Dr. Ronald Crystal, chairman of the Department of Genetic Medicine and the Bruce Webster Professor of Internal Medicine at Weill Cornell Medicine, and a pulmonologist at NewYork-Presbyterian/Weill Cornell Medical Center.
A rapid, non-invasive eye exam that uses innovative imaging technology effectively measures the severity of disease in patients with a rare neurodegenerative disease called Friedrich ataxia, according to a study by Weill Cornell Medicine, Weill Cornell Medicine-Qatar and NewYork-Presbyterian researchers. The results suggest that the exam, known as corneal confocal microscopy (CCM), could be a rapid and sensitive tool for assessing patients in the clinic and act as a biomarker in clinical trials testing new therapies for the disease.
The paper, published in the Dec. 21 issue of the Annals of Neurology and online Oct. 7, provides compelling evidence for using CCM to assess the degeneration of corneal nerves in patients with Friedrich ataxia, a disease that affects the nervous system and causes increasing muscle movement problems, immobility and premature death. CCM produces high-resolution images of thin layers of corneal tissue, allowing investigators to measure nerve fiber density, length and branch density. The test takes a few minutes and requires a couple of drops of anesthetic in each eye before the pictures are taken. By contrast, current clinical assessments involve a series of evaluations to assess muscle movement and neurological performance and take much longer to complete.
“The corneal nerves are a window into the health of the nervous system,” said senior author Dr. Ronald Crystal, chairman of the Department of Genetic Medicine and the Bruce Webster Professor of Internal Medicine at Weill Cornell Medicine. Dr. Crystal is a paid consultant for Adverum, a biotechnology company that partially supported this study. “The fact that our results align so well with the gold standard clinical evaluation tools, the Friedrich’s Ataxia Rating Scale (FARS) and the Scale for the Assessment and Rating of Ataxia (SARA) and the underlying genetics provides strong evidence that CCM is an efficient and accurate tool we should add to our diagnostic techniques.”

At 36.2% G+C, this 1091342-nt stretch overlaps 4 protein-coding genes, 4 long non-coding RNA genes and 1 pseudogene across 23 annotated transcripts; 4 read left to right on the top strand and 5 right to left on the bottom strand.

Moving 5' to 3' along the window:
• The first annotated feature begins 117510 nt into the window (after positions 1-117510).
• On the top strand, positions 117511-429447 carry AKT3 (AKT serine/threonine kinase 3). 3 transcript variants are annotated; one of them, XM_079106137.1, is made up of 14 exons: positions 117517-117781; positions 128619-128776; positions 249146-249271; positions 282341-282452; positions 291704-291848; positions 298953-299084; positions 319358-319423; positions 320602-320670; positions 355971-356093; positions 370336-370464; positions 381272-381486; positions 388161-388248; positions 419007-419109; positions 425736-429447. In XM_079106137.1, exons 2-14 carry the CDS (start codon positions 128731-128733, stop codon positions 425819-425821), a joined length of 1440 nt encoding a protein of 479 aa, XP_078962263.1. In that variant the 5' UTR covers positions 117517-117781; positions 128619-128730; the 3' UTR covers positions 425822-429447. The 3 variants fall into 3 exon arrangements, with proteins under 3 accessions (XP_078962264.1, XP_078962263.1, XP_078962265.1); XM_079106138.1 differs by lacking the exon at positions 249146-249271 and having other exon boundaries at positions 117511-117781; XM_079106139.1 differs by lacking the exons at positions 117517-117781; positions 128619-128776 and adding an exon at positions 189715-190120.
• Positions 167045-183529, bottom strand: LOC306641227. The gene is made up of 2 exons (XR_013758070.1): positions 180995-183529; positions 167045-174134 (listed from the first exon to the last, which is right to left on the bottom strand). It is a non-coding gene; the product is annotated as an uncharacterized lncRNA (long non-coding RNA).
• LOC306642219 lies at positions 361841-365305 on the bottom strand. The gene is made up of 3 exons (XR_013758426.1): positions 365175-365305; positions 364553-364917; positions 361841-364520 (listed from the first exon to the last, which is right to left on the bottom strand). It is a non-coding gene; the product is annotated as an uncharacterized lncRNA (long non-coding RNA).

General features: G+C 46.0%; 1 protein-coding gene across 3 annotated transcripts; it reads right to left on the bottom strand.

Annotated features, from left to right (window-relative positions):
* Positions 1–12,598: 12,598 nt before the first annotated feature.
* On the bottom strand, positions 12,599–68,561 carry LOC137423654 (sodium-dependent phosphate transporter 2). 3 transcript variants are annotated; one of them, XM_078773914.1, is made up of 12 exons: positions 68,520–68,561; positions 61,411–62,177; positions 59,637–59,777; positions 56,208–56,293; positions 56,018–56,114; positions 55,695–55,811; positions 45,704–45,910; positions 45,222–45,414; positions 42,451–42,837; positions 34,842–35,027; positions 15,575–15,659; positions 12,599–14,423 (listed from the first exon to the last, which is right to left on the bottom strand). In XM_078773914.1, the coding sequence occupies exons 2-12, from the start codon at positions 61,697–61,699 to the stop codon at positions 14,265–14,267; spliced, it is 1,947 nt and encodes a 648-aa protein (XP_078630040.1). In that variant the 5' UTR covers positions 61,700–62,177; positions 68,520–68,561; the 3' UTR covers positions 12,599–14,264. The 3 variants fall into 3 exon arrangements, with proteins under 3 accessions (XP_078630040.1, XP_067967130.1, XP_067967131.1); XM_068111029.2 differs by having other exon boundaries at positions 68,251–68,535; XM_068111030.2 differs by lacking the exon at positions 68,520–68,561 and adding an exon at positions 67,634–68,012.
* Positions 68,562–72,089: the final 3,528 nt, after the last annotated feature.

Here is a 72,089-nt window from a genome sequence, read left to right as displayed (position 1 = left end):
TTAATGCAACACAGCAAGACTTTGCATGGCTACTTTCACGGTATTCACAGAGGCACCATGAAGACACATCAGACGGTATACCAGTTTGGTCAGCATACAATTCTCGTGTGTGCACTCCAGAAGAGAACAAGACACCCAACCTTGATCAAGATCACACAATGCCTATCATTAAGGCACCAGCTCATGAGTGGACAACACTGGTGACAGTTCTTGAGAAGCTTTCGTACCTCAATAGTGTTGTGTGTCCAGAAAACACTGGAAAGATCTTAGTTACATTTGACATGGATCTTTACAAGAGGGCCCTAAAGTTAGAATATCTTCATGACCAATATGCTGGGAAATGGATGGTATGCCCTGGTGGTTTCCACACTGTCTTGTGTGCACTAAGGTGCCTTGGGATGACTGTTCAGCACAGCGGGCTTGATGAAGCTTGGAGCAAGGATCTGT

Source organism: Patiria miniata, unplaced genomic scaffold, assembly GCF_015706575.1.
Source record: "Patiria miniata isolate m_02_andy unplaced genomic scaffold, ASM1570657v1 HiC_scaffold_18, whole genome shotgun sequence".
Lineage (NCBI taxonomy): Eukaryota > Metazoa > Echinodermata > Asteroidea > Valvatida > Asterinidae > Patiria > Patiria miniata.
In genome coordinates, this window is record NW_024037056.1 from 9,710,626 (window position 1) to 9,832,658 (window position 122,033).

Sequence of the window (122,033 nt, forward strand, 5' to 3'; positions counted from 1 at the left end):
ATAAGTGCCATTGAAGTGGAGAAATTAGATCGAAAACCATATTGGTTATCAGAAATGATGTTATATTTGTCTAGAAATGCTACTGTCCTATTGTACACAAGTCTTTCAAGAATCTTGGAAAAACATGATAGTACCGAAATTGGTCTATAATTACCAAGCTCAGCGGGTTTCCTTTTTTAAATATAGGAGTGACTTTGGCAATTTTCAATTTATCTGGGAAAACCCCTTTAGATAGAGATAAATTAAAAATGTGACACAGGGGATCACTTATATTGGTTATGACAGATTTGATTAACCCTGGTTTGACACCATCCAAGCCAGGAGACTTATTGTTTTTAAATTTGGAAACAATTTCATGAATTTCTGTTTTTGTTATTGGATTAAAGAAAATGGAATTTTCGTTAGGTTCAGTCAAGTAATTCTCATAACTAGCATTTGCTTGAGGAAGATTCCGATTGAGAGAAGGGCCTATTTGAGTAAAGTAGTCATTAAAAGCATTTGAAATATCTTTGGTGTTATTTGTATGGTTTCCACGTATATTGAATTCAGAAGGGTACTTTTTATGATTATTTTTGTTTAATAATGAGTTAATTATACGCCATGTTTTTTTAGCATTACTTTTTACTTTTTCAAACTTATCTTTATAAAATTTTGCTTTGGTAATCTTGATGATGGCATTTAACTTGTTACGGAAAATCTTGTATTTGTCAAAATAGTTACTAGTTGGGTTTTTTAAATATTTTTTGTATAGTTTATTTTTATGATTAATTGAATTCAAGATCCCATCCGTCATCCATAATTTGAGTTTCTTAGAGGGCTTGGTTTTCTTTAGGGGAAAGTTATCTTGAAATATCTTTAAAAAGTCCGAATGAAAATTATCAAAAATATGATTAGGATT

Friedrich ataxia affects an estimated 1 in 50,000 people in the Caucasian population, with onset typically beginning between the ages of 10 and 15. It is an inherited autosomal recessive disorder, meaning that a person must inherit two abnormal frataxin genes, one from each parent, to develop the disease. This genetic abnormality causes increasingly impaired muscle coordination over time. Those diagnosed with the disorder typically require a wheelchair about 10 years after signs and symptoms appear, and most die in their late 30s. The symptoms include the loss of coordination of gait, hand, and eye movements, slurred speech, uneven weakness in muscles of the limbs, sensory loss, wasting of the optic nerve, abnormal thickening of the heart muscle, and diabetes. The disease is diagnosed through clinical and neurologic evaluations, followed by genetic testing.
For the study, Dr. Crystal, who is also a pulmonologist at NewYork-Presbyterian/Weill Cornell Medical Center, and colleagues at Weill Cornell Medicine, including lead author Dr. Odelya Pagovich in New York and co-senior investigator Dr. Rayaz Malik in Qatar, a pioneer of CCM, used the technology to examine the corneal nerves of 23 patients with Friedrich ataxia and 16 people without the disease. Patients with Friedrich ataxia had a significantly lower number of nerve fibers and shorter nerve lengths compared with people without the disorder.
The researchers compared the CCM test results with data from the current clinical assessment tools and genetic testing. The CCM results correlated with disease severity, age of disease onset and diagnosis, FARS and SARA scores, and genetic test results. For six of the 23 patients with Friedrich ataxia who were still ambulatory, the CCM results also correlated with gait abnormalities observed in walking tests. The strong correlation with existing assessment tools suggests that CCM could act as an accurate biomarker for the disease.
Currently, there are no available treatments for Friedrich ataxia. Recently, however, biotechnology companies have been testing experimental therapies in early-stage clinical trials and evaluating patients’ responses with standard clinical assessments. Integrating CCM as a biomarker into future clinical trials could help researchers identify responders more quickly, optimize doses, and save valuable time in the drug development pipeline.
“As a rapid, non-invasive diagnostic test, CCM may serve as an effective therapeutic endpoint for measuring outcomes in future studies for Friedrich ataxia and potentially other neurological diseases such as Alzheimer’s disease,” Dr. Crystal said.